Home 3d Printing Why the Semiconductor Industry Must Embrace 3D Printing

Why the Semiconductor Industry Must Embrace 3D Printing

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Global supply chains have felt the impact of the pandemic for quite some time and continue to face challenges navigating the disruption of production lines even as more regions of the world and business centers gradually re-open and bring more personnel back on-site. The biggest challenge that will remain for the foreseeable future is the shortage of semiconductors, and the signs have been there for months.

Last December, Volkswagen said that semiconductor bottlenecks meant it would produce 100,000 fewer cars in the first quarter of 2021, as its parts makers were unable to secure supplies. Nissan, Renault, Daimler and General Motors are also struggling with the shortage, which may lead to production being reduced by as much as 20% per week.

In February, the unexpected snowstorms that hit Texas also significantly impacted the supply chains supporting semiconductor production, causing even more delays.

New manufacturing lines are required for semiconductor fabrication plants, otherwise known as fabs, to increase capacity. A key challenge has been that the semiconductor capital equipment manufacturers helping to enable fabs in meeting the demand are unable to pivot their own product development cycles and production to meet the increased need. They are challenged by their reliance on traditional manufacturing technologies, however integrating additive manufacturing (AM) can be a game-changer.

Additive manufacturing delivers immediate benefits to capital equipment manufacturers

Traditional manufacturing workflows are hampered by several limitations when trying to quickly ramp up production. Additive manufacturing, also known as 3D printing, removes these limitations, enabling freedom of design and a seamless transition from prototyping to low-volume production of bespoke parts. Three applications of AM, in particular, have demonstrated advantages to capital equipment manufacturers.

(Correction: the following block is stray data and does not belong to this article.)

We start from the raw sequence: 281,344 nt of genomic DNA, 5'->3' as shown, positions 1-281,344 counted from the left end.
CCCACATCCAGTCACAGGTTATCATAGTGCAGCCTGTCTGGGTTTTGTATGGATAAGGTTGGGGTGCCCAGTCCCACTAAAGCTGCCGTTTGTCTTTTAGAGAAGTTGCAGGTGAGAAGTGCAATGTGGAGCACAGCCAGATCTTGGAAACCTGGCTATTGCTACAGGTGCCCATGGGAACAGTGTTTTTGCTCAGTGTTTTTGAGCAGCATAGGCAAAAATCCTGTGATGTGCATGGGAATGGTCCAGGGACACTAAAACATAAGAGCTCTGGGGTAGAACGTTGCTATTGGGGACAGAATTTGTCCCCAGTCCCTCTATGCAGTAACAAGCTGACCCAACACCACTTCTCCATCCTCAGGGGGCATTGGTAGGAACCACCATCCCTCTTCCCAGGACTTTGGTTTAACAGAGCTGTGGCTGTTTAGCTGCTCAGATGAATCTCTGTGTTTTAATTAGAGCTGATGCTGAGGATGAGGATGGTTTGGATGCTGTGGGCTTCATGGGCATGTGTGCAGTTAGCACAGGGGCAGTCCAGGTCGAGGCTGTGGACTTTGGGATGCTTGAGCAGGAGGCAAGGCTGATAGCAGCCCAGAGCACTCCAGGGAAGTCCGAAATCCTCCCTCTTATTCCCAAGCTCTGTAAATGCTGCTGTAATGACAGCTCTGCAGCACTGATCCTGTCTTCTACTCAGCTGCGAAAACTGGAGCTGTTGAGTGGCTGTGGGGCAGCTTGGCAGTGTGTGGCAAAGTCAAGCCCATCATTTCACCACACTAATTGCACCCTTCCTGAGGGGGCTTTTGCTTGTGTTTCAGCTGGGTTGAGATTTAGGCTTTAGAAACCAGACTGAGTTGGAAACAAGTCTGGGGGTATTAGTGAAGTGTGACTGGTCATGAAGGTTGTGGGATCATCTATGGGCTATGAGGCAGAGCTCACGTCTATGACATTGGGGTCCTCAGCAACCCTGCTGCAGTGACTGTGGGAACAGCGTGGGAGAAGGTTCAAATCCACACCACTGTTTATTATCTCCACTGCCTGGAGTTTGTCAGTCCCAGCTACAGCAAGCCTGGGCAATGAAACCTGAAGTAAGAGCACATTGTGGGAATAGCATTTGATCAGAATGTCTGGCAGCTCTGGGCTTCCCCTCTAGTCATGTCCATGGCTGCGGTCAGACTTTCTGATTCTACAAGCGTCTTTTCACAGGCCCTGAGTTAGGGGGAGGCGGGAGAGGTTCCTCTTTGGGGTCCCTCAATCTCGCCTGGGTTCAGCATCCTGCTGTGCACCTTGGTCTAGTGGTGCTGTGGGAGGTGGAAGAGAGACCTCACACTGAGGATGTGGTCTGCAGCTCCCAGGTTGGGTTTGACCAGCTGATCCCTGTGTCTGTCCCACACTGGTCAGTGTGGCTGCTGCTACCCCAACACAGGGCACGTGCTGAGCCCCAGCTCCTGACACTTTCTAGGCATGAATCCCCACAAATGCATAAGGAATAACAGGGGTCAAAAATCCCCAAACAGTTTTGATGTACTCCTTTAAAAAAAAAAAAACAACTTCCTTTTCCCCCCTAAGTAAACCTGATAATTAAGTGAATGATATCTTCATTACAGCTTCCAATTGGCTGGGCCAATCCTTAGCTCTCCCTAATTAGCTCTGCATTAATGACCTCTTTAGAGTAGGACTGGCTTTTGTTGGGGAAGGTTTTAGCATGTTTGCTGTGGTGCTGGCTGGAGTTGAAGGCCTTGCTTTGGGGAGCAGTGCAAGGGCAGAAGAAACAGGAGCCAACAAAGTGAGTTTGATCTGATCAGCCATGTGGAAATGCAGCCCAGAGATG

Wafer table thermal management. Better thermal management of critical semiconductor equipment components, such as wafer tables, can improve semiconductor equipment accuracy by 1–2 nm and simultaneously improve speed and throughput. An increased machine speed and uptime leads to more wafers processed and higher overall lifecycle value.

During lithography, keeping temperatures within milliKelvin (mK) ranges is critical as any system disturbance has an impact. Through design for additive manufacturing (DfAM), it’s possible to optimize internal cooling channels and surface patterns, thus dramatically improving surface temperatures and thermal gradients while reducing time constants. A large semiconductor capital equipment manufacturer using AM to produce their wafer tables realized an 83% decrease in ΔT (13.8 to 2.3 mK), and a 5-time reduction in time to wafer stabilization.